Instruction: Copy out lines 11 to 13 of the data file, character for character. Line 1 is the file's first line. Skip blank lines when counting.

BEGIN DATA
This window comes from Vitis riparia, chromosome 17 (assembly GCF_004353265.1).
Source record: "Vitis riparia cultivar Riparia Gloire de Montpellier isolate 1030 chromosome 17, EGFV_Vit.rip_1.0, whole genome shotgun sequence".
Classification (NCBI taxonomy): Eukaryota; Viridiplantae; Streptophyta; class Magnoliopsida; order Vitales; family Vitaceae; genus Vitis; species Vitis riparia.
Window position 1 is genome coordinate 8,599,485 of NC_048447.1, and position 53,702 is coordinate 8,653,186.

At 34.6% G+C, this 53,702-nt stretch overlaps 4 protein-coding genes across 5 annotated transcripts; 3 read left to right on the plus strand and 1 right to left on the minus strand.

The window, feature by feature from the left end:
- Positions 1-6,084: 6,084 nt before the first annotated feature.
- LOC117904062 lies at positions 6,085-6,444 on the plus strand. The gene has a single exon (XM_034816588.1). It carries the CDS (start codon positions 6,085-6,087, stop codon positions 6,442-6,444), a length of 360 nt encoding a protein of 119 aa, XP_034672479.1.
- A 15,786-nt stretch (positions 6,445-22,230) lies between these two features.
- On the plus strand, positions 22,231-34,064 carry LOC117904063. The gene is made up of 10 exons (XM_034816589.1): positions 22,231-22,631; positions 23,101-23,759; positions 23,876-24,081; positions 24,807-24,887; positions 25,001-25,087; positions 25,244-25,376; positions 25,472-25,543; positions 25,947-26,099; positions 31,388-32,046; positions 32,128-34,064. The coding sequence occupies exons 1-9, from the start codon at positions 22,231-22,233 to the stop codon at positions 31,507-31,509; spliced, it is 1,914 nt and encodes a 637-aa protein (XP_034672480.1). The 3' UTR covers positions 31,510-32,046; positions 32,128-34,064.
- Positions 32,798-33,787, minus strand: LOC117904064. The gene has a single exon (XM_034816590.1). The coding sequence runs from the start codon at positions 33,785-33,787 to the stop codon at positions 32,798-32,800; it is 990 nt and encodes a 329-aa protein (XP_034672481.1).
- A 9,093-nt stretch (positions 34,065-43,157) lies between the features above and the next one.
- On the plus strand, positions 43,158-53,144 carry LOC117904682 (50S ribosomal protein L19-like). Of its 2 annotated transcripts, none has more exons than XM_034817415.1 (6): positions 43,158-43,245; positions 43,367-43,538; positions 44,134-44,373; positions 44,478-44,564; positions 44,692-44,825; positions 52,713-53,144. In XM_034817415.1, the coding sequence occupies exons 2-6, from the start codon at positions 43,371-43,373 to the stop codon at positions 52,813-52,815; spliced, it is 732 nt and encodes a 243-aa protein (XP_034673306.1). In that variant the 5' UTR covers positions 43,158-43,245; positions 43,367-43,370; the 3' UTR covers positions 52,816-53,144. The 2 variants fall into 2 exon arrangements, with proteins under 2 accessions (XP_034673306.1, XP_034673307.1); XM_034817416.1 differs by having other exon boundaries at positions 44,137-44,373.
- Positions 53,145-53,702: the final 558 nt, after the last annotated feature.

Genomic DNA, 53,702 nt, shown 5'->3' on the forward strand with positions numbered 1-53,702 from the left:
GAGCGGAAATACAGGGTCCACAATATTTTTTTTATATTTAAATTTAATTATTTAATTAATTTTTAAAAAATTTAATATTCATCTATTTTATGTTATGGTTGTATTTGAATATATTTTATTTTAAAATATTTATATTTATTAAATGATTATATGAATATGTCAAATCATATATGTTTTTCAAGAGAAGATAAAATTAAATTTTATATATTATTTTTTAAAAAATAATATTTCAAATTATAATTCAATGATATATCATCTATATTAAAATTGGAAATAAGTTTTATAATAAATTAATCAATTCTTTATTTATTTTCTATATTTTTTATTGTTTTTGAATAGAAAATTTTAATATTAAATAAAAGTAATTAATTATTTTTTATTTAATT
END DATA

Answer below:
- Positions 32,798-33,787, minus strand: LOC117904064. The gene has a single exon (XM_034816590.1). The coding sequence runs from the start codon at positions 33,785-33,787 to the stop codon at positions 32,798-32,800; it is 990 nt and encodes a 329-aa protein (XP_034672481.1).
- A 9,093-nt stretch (positions 34,065-43,157) lies between the features above and the next one.
- On the plus strand, positions 43,158-53,144 carry LOC117904682 (50S ribosomal protein L19-like). Of its 2 annotated transcripts, none has more exons than XM_034817415.1 (6): positions 43,158-43,245; positions 43,367-43,538; positions 44,134-44,373; positions 44,478-44,564; positions 44,692-44,825; positions 52,713-53,144. In XM_034817415.1, the coding sequence occupies exons 2-6, from the start codon at positions 43,371-43,373 to the stop codon at positions 52,813-52,815; spliced, it is 732 nt and encodes a 243-aa protein (XP_034673306.1). In that variant the 5' UTR covers positions 43,158-43,245; positions 43,367-43,370; the 3' UTR covers positions 52,816-53,144. The 2 variants fall into 2 exon arrangements, with proteins under 2 accessions (XP_034673306.1, XP_034673307.1); XM_034817416.1 differs by having other exon boundaries at positions 44,137-44,373.